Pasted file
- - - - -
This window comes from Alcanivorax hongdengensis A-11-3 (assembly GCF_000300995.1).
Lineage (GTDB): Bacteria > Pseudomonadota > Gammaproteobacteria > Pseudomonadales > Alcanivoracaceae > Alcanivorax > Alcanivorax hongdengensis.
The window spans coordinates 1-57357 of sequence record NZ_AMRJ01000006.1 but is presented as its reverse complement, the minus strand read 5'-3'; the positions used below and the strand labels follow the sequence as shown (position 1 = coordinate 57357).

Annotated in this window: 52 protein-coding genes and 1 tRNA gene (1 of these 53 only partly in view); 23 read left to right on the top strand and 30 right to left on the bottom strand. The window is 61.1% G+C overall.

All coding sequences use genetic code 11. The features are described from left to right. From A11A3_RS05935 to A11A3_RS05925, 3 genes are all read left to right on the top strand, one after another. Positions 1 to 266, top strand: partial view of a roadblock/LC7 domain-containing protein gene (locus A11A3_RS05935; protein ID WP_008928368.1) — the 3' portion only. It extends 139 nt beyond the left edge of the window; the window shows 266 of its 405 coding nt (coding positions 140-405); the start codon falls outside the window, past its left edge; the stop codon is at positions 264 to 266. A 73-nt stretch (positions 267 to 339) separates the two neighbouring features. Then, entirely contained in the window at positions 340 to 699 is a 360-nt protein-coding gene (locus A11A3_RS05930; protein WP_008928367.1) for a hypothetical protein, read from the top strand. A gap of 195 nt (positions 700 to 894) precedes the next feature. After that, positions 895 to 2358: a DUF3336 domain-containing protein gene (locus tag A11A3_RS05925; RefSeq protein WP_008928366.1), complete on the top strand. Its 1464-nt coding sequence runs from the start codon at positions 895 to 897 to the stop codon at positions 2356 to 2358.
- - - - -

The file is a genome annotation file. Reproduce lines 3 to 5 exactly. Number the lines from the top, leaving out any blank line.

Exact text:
The window spans coordinates 1-57357 of sequence record NZ_AMRJ01000006.1 but is presented as its reverse complement, the minus strand read 5'-3'; the positions used below and the strand labels follow the sequence as shown (position 1 = coordinate 57357).

Annotated in this window: 52 protein-coding genes and 1 tRNA gene (1 of these 53 only partly in view); 23 read left to right on the top strand and 30 right to left on the bottom strand. The window is 61.1% G+C overall.

All coding sequences use genetic code 11. The features are described from left to right. From A11A3_RS05935 to A11A3_RS05925, 3 genes are all read left to right on the top strand, one after another. Positions 1 to 266, top strand: partial view of a roadblock/LC7 domain-containing protein gene (locus A11A3_RS05935; protein ID WP_008928368.1) — the 3' portion only. It extends 139 nt beyond the left edge of the window; the window shows 266 of its 405 coding nt (coding positions 140-405); the start codon falls outside the window, past its left edge; the stop codon is at positions 264 to 266. A 73-nt stretch (positions 267 to 339) separates the two neighbouring features. Then, entirely contained in the window at positions 340 to 699 is a 360-nt protein-coding gene (locus A11A3_RS05930; protein WP_008928367.1) for a hypothetical protein, read from the top strand. A gap of 195 nt (positions 700 to 894) precedes the next feature. After that, positions 895 to 2358: a DUF3336 domain-containing protein gene (locus tag A11A3_RS05925; RefSeq protein WP_008928366.1), complete on the top strand. Its 1464-nt coding sequence runs from the start codon at positions 895 to 897 to the stop codon at positions 2356 to 2358.